Frances (Fanny) Caroline Adams Chamberlain (1825-1905) was a musician and the wife of Civil War General Joshua Lawrence Chamberlain. She was adopted as a small child by her father’s nephew, Reverend George Adams and his wife. He was minister of the First Parish Congregational Church in Brunswick.
Fanny, as she was called, was artistic and musically talented and often played the organ in the church. There she met Joshua Chamberlain, from Brewer, who was a student at Bowdoin College. Although they became engaged to marry in 1852 in his senior year, they went their separate ways for three years
Fanny journeyed south to Milledgeville, Georgia, where she taught voice at a girls’ school , gave private piano lessons, and played the organ at the Presbyterian Church. During the same time, Joshua attended Bangor Theological Seminary, graduating in 1855, the year of their marriage on December 7. By then Joshua was a professor at Bowdoin teaching Greek and Logic and Natural Theology.
Although Fanny had five pregnancies, only their daughter Grace, called “Daisy”, born in 1856, and their son Harold Wyllys, born in 1858, survived . Their first son was premature and two daughters died in their first year .
In the beginning of their marriage, Fanny played the role of a young professor’s wife. In 1861, Bowdoin selected Joshua to be chair of modern languages. By then he had bought the one-story cape across from the college which is now the Joshua Lawrence Chamberlain Museum. Although the house was later moved to face Maine Street and raised to be two stories high, it was to be her home for the rest of her life.
The Civil War radically changed their lives. In 1862, Joshua, keen to join the Union army, volunteered despite the college’s objections. His first assignment was as lieutenant colonel of the 20th Maine Volunteer Regiment. Fanny remained at home to raise their two small children. In the early summer of 1863, Fanny traveled to Washington, DC, hoping to obtain a pass to visit Joshua in the field but it was denied because the 20th Maine was experiencing a small pox epidemic.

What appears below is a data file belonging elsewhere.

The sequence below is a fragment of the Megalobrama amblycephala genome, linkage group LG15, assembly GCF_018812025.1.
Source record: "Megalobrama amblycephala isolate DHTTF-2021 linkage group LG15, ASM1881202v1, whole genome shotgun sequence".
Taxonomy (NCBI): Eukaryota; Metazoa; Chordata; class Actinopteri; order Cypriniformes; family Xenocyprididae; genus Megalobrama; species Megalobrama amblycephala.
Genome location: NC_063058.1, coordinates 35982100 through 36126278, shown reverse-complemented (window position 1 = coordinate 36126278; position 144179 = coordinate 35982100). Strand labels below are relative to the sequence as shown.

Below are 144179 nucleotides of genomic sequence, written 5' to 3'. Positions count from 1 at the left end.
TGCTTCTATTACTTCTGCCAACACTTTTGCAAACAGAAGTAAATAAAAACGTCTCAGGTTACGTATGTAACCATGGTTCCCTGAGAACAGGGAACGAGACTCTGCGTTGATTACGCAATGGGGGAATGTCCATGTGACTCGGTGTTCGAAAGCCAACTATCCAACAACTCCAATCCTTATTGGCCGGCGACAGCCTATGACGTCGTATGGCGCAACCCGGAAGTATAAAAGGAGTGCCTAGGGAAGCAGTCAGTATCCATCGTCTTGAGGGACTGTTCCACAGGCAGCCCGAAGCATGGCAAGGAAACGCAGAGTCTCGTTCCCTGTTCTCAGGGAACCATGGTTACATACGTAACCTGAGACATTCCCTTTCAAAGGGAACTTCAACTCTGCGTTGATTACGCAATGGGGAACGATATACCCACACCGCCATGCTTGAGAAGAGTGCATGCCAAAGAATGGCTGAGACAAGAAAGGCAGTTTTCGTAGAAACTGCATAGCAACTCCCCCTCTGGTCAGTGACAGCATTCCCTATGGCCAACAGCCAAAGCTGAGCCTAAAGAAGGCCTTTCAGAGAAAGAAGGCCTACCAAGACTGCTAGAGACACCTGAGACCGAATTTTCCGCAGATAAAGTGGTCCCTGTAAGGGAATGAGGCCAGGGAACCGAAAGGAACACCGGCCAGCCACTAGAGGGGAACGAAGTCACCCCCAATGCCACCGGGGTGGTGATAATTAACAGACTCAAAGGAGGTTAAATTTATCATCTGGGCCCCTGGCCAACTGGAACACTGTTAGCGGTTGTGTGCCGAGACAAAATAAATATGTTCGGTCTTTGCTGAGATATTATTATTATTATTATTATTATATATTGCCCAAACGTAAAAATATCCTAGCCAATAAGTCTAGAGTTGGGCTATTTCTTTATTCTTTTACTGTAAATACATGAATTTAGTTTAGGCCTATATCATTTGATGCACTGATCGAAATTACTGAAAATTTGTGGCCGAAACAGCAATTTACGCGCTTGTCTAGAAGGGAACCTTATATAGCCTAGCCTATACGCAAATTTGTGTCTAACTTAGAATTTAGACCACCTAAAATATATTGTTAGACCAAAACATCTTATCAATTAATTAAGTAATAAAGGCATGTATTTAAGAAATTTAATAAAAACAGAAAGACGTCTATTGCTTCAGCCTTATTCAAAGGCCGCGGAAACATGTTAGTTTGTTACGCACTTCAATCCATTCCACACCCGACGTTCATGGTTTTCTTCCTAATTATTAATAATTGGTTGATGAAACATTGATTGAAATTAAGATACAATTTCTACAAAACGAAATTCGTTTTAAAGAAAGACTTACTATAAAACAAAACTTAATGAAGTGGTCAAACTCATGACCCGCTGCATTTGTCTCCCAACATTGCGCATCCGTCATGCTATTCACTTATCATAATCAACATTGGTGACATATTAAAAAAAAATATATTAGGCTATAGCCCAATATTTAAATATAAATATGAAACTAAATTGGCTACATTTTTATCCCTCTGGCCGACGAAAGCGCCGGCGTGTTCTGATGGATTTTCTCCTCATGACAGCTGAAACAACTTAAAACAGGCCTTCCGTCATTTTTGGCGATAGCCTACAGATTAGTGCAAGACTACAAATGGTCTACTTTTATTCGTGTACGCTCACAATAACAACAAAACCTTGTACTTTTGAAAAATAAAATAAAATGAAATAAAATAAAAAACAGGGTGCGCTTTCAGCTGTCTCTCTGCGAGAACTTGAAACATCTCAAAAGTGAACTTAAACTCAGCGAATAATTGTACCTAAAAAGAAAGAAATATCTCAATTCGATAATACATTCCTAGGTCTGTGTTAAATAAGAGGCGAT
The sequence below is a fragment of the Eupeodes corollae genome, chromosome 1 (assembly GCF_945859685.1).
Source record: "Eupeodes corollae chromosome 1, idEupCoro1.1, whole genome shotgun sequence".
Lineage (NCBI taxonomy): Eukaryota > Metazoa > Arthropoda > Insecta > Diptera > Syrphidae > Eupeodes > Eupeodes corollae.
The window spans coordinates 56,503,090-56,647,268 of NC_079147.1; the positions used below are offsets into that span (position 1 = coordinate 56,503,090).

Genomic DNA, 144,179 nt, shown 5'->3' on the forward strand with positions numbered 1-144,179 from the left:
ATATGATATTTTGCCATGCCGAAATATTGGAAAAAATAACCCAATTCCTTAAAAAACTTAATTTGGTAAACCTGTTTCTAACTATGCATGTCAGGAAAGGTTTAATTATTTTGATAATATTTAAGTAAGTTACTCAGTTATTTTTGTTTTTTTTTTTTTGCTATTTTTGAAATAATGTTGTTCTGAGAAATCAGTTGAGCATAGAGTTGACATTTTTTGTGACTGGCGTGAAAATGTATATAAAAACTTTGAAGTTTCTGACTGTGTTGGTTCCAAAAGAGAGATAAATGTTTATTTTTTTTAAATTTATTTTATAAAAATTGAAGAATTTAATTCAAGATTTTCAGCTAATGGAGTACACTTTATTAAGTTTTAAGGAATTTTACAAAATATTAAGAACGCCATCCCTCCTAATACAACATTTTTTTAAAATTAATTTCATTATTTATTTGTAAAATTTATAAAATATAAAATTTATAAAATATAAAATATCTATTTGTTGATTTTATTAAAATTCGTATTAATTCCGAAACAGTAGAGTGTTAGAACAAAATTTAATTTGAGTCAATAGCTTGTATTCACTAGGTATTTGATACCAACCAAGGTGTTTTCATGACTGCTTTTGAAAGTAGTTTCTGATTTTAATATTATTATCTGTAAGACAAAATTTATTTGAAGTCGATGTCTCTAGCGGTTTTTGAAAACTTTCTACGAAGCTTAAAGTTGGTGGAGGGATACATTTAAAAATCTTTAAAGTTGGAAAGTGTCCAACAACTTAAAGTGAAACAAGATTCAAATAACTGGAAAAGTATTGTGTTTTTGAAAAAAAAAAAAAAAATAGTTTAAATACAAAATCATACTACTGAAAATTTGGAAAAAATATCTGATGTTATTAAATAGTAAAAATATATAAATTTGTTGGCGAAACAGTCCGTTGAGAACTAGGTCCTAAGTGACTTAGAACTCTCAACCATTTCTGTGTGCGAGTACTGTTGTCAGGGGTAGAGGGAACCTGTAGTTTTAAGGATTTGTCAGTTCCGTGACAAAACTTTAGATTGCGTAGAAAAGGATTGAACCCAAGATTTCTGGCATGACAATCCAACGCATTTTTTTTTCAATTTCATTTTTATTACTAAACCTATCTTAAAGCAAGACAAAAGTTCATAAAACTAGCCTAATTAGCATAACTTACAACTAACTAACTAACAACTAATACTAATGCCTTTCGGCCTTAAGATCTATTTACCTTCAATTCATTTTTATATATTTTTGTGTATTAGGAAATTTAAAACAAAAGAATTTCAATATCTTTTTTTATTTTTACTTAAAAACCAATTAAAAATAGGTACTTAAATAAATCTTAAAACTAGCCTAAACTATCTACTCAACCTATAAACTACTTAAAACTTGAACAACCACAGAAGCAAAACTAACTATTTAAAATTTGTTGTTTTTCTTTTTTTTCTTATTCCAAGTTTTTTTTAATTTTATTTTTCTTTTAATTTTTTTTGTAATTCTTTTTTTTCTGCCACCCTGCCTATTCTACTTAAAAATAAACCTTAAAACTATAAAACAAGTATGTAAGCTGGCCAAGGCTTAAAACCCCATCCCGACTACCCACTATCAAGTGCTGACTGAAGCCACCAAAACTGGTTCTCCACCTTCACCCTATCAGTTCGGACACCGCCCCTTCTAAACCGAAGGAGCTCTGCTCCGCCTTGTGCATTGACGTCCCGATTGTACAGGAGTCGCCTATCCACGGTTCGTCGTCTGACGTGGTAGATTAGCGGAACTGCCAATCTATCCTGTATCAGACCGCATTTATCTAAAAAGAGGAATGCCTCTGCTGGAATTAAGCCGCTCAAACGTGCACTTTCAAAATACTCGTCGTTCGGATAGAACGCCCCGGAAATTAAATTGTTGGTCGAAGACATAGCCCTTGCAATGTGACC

She had reached New York City on her way home when the news came of the battle of Gettysburg where Joshua became well known for his success at Little Round Top. While she was in New York, she got caught up in the Draft Riots. She was sequestered in the St. Germaine Hotel on Fifth Avenue and Broadway while the army shot cannons into the park across the street. When it was finally over, she returned home to Maine.
In 1864 Joshua was wounded seriously at Petersburg and although she was expecting another child, Fanny rushed to be by his side in Annapolis, Maryland, and nursed him for three months. After he recovered, Fanny begged him not to go back to war but he was determined to serve until the end. Fanny gave birth to another daughter who also died in infancy.
In 1865 General Ulysses S. Grant selected Chamberlain, by now a brevet major general, to receive the surrender of General Robert E. Lee’s Army of Northern Virginia at Appomattox Court House.
Fanny and Joshua’s problems did not end with his return home. Their marriage became strained as neither partner fully appreciated what the other was going through . His successes in the war made him a hero and many visitors progressed through their home. In1867 he was elected governor of Maine serving four one-year terms. Because there was no governor’s residence in Augusta, Joshua commuted to Augusta from Brunswick. Fanny and Joshua even lived apart for almost a year until they reconciled in 1870.
In 1871, Bowdoin College chose Joshua as its president, a position he held for twelve years. At this time, the Chamberlains raised the first story of their house and built new rooms underneath including an elegant entrance hall, a library, and a formal parlor which Fanny enjoyed decorating. Some of the paintings on the walls were by Fanny herself. They entertained the students and other guests. Fanny continued to play the piano and Joshua especially enjoyed playing his cello.
They both suffered health problems. Fanny sometimes accompanied Joshua to Philadelphia for hip operations. Fanny began to suffer serious eye problems which was very hard on her since she was such “Unveiled” inscription on Fanny Chamberlain’s gravestone a lover of beauty and art. After he left Bowdoin, Joshua tried various business ventures until President McKinley finally appointed him Surveyor of the Port of Portland in 1900.
Meanwhile Fanny’s eyesight had deteriorated. In the summer of 1905, she fell at home and broke her hip. She was forced to her bed and died on October 18, 1905.
Fanny was buried in the Pine Grove Cemetery, Brunswick, with a special gravestone that bears the inscription, “Unveiled.” Her husband joined her nearly ten years later in 1914.
Contributed by Amanda Edmondson, Topsham, Maine, 2008.
Smith, Diane M. Fanny and Joshua: The Enigmatic Lives of Frances Caroline Adams and Joshua Lawrence Chamberlain. Gettysburg, PA. Thomas Publications. 1999.